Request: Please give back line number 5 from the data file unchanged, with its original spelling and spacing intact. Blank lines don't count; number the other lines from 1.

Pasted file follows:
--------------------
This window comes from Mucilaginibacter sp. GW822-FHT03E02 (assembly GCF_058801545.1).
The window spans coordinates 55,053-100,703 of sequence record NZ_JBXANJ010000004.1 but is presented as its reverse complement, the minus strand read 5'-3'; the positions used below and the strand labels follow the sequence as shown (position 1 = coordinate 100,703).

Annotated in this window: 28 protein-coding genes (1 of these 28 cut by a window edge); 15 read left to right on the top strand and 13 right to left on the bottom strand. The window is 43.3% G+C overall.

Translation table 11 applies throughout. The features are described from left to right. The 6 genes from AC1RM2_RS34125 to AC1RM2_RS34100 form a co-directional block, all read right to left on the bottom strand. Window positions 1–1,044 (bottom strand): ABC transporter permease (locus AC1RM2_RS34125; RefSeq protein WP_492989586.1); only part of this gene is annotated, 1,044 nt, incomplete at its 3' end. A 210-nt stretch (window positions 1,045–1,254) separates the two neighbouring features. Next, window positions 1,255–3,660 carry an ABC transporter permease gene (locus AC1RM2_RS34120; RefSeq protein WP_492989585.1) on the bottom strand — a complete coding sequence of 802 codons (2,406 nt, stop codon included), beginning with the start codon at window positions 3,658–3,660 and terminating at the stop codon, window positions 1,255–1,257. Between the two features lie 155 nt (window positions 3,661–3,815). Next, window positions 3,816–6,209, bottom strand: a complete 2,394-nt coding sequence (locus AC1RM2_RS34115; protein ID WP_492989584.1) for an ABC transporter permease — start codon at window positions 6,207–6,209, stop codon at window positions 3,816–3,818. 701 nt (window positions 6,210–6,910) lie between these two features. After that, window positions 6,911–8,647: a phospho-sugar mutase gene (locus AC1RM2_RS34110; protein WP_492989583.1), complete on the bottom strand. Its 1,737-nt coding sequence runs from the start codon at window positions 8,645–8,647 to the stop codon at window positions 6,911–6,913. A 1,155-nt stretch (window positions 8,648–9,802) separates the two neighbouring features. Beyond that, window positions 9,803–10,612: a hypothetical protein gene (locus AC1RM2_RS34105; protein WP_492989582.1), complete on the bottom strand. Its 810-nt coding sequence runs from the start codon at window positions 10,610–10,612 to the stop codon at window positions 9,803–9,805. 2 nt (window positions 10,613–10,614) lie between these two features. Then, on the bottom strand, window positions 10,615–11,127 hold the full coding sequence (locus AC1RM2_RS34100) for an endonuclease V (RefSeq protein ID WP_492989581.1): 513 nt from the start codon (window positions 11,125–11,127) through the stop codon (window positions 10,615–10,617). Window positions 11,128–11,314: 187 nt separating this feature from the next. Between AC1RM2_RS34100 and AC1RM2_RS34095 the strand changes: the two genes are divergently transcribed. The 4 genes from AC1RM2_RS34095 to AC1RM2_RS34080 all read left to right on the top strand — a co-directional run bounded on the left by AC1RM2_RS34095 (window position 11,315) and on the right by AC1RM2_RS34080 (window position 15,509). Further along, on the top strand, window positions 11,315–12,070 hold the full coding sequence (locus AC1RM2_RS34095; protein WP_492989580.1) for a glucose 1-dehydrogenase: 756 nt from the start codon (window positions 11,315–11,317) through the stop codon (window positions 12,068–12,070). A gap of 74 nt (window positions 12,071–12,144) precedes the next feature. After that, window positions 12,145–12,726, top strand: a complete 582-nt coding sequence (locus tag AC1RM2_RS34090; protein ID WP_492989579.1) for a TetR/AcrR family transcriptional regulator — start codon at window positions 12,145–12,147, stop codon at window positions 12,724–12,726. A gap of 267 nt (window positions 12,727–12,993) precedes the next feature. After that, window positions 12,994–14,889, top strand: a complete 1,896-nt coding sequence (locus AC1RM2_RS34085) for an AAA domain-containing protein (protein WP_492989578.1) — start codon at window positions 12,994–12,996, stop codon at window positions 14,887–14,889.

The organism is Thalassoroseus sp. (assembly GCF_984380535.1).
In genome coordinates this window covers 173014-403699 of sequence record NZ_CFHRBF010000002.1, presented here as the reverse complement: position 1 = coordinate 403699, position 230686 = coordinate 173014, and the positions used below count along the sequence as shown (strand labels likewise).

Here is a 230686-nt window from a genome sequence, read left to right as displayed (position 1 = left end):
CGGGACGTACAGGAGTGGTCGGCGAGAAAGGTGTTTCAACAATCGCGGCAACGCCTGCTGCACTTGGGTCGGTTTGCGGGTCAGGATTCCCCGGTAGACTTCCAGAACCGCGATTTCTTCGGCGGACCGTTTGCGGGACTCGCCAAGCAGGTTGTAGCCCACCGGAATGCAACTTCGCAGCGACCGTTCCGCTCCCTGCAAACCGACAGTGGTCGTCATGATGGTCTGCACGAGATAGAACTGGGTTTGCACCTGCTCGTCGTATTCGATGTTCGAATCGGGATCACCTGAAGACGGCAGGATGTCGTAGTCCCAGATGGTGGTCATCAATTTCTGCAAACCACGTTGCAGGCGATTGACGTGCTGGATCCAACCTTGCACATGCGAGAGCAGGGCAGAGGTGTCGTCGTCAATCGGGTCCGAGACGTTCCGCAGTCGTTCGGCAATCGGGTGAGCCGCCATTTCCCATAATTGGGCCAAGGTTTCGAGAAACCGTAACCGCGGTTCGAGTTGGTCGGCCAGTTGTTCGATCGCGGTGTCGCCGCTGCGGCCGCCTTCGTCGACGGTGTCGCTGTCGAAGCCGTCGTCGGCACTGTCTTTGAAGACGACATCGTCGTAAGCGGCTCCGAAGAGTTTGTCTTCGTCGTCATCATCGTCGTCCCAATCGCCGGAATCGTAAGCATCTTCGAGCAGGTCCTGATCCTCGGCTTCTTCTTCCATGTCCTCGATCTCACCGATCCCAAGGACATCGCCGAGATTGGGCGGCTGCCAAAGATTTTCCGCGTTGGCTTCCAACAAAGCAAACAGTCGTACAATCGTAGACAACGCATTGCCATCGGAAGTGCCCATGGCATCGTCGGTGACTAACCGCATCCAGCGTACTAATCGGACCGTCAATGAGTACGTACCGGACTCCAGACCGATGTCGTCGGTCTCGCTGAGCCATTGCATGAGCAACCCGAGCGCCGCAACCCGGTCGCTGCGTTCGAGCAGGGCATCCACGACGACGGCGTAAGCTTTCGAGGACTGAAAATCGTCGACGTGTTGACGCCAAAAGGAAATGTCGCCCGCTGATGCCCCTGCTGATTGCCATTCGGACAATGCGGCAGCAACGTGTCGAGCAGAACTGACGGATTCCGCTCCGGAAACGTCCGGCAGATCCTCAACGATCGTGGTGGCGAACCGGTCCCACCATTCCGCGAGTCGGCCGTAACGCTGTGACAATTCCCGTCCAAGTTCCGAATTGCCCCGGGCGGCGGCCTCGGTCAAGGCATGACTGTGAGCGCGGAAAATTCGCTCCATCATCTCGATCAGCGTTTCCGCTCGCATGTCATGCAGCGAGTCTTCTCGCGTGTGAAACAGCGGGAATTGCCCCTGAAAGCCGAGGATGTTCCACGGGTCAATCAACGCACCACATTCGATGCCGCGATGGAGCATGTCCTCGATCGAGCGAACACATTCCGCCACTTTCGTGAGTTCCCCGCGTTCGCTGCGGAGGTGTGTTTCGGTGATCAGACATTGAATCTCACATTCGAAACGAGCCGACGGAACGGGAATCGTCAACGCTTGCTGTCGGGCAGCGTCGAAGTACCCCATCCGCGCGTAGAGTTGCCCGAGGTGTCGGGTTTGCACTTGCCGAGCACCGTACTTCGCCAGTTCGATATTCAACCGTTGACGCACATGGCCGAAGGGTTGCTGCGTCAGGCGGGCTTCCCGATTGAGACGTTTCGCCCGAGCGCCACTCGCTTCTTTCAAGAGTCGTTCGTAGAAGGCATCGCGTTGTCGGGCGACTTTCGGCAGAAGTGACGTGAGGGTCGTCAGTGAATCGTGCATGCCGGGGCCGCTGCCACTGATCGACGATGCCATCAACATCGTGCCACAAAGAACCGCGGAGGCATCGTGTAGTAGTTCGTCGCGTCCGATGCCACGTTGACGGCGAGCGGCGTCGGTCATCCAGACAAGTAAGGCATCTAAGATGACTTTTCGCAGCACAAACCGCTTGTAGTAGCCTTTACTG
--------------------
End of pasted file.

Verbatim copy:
The organism is Thalassoroseus sp. (assembly GCF_984380535.1).